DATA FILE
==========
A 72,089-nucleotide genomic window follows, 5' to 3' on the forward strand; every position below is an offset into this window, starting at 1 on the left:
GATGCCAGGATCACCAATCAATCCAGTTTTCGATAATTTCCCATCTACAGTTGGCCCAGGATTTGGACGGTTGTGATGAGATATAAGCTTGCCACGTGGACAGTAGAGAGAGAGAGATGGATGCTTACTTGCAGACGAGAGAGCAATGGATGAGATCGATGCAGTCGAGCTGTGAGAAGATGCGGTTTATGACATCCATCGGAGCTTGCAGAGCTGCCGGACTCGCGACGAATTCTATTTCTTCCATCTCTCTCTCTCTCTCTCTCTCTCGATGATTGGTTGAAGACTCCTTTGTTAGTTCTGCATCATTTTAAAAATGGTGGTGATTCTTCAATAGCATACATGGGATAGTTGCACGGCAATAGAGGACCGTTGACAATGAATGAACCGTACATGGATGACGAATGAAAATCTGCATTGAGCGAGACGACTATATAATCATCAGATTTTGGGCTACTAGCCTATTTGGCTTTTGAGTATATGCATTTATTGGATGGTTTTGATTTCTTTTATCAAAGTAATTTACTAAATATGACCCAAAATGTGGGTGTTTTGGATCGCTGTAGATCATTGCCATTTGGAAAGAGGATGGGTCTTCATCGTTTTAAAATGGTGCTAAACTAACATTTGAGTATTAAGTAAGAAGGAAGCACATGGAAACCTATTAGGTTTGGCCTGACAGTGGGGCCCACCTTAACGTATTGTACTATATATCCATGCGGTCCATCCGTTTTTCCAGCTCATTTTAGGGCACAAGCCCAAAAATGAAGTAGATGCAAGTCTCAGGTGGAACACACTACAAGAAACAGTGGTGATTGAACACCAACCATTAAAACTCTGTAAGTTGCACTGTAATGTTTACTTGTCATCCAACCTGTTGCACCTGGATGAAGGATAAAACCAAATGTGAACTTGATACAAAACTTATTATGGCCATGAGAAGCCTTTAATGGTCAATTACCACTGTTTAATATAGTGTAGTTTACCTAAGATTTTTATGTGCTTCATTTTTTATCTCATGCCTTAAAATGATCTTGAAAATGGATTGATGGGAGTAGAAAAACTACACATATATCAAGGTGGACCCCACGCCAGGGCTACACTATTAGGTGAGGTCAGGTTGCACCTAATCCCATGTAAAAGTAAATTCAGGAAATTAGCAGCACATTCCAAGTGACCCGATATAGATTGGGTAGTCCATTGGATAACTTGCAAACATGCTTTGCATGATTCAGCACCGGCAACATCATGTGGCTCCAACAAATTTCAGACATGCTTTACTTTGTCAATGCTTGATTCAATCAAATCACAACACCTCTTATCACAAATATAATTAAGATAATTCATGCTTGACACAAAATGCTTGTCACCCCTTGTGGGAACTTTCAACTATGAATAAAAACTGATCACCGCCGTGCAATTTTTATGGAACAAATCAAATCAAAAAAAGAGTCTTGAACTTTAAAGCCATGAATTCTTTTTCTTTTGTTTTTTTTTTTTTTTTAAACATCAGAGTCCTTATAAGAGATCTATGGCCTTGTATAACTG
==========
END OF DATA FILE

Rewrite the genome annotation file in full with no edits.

A 72,089-nucleotide genomic window follows, 5' to 3' on the forward strand; every position below is an offset into this window, starting at 1 on the left:
GATGCCAGGATCACCAATCAATCCAGTTTTCGATAATTTCCCATCTACAGTTGGCCCAGGATTTGGACGGTTGTGATGAGATATAAGCTTGCCACGTGGACAGTAGAGAGAGAGAGATGGATGCTTACTTGCAGACGAGAGAGCAATGGATGAGATCGATGCAGTCGAGCTGTGAGAAGATGCGGTTTATGACATCCATCGGAGCTTGCAGAGCTGCCGGACTCGCGACGAATTCTATTTCTTCCATCTCTCTCTCTCTCTCTCTCTCTCGATGATTGGTTGAAGACTCCTTTGTTAGTTCTGCATCATTTTAAAAATGGTGGTGATTCTTCAATAGCATACATGGGATAGTTGCACGGCAATAGAGGACCGTTGACAATGAATGAACCGTACATGGATGACGAATGAAAATCTGCATTGAGCGAGACGACTATATAATCATCAGATTTTGGGCTACTAGCCTATTTGGCTTTTGAGTATATGCATTTATTGGATGGTTTTGATTTCTTTTATCAAAGTAATTTACTAAATATGACCCAAAATGTGGGTGTTTTGGATCGCTGTAGATCATTGCCATTTGGAAAGAGGATGGGTCTTCATCGTTTTAAAATGGTGCTAAACTAACATTTGAGTATTAAGTAAGAAGGAAGCACATGGAAACCTATTAGGTTTGGCCTGACAGTGGGGCCCACCTTAACGTATTGTACTATATATCCATGCGGTCCATCCGTTTTTCCAGCTCATTTTAGGGCACAAGCCCAAAAATGAAGTAGATGCAAGTCTCAGGTGGAACACACTACAAGAAACAGTGGTGATTGAACACCAACCATTAAAACTCTGTAAGTTGCACTGTAATGTTTACTTGTCATCCAACCTGTTGCACCTGGATGAAGGATAAAACCAAATGTGAACTTGATACAAAACTTATTATGGCCATGAGAAGCCTTTAATGGTCAATTACCACTGTTTAATATAGTGTAGTTTACCTAAGATTTTTATGTGCTTCATTTTTTATCTCATGCCTTAAAATGATCTTGAAAATGGATTGATGGGAGTAGAAAAACTACACATATATCAAGGTGGACCCCACGCCAGGGCTACACTATTAGGTGAGGTCAGGTTGCACCTAATCCCATGTAAAAGTAAATTCAGGAAATTAGCAGCACATTCCAAGTGACCCGATATAGATTGGGTAGTCCATTGGATAACTTGCAAACATGCTTTGCATGATTCAGCACCGGCAACATCATGTGGCTCCAACAAATTTCAGACATGCTTTACTTTGTCAATGCTTGATTCAATCAAATCACAACACCTCTTATCACAAATATAATTAAGATAATTCATGCTTGACACAAAATGCTTGTCACCCCTTGTGGGAACTTTCAACTATGAATAAAAACTGATCACCGCCGTGCAATTTTTATGGAACAAATCAAATCAAAAAAAGAGTCTTGAACTTTAAAGCCATGAATTCTTTTTCTTTTGTTTTTTTTTTTTTTTTAAACATCAGAGTCCTTATAAGAGATCTATGGCCTTGTATAACTG